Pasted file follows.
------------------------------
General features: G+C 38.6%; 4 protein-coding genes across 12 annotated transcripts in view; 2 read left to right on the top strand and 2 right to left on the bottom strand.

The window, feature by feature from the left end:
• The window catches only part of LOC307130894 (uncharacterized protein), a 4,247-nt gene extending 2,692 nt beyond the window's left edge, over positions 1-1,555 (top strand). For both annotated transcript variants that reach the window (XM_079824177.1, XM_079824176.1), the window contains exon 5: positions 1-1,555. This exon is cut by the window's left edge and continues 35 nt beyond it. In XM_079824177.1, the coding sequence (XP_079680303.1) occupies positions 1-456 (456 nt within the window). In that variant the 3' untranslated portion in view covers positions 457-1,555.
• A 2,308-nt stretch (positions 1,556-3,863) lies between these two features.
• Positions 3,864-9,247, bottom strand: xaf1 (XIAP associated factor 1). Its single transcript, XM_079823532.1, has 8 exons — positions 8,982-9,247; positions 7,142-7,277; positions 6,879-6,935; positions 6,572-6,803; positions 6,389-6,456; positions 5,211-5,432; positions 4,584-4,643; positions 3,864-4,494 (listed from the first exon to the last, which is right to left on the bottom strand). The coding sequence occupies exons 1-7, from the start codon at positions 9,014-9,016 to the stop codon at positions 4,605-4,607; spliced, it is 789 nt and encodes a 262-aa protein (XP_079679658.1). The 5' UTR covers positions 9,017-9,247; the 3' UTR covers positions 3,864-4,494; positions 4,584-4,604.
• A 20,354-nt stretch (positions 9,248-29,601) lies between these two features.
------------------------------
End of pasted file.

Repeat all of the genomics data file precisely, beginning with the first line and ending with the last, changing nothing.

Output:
General features: G+C 38.6%; 4 protein-coding genes across 12 annotated transcripts in view; 2 read left to right on the top strand and 2 right to left on the bottom strand.

The window, feature by feature from the left end:
• The window catches only part of LOC307130894 (uncharacterized protein), a 4,247-nt gene extending 2,692 nt beyond the window's left edge, over positions 1-1,555 (top strand). For both annotated transcript variants that reach the window (XM_079824177.1, XM_079824176.1), the window contains exon 5: positions 1-1,555. This exon is cut by the window's left edge and continues 35 nt beyond it. In XM_079824177.1, the coding sequence (XP_079680303.1) occupies positions 1-456 (456 nt within the window). In that variant the 3' untranslated portion in view covers positions 457-1,555.
• A 2,308-nt stretch (positions 1,556-3,863) lies between these two features.
• Positions 3,864-9,247, bottom strand: xaf1 (XIAP associated factor 1). Its single transcript, XM_079823532.1, has 8 exons — positions 8,982-9,247; positions 7,142-7,277; positions 6,879-6,935; positions 6,572-6,803; positions 6,389-6,456; positions 5,211-5,432; positions 4,584-4,643; positions 3,864-4,494 (listed from the first exon to the last, which is right to left on the bottom strand). The coding sequence occupies exons 1-7, from the start codon at positions 9,014-9,016 to the stop codon at positions 4,605-4,607; spliced, it is 789 nt and encodes a 262-aa protein (XP_079679658.1). The 5' UTR covers positions 9,017-9,247; the 3' UTR covers positions 3,864-4,494; positions 4,584-4,604.
• A 20,354-nt stretch (positions 9,248-29,601) lies between these two features.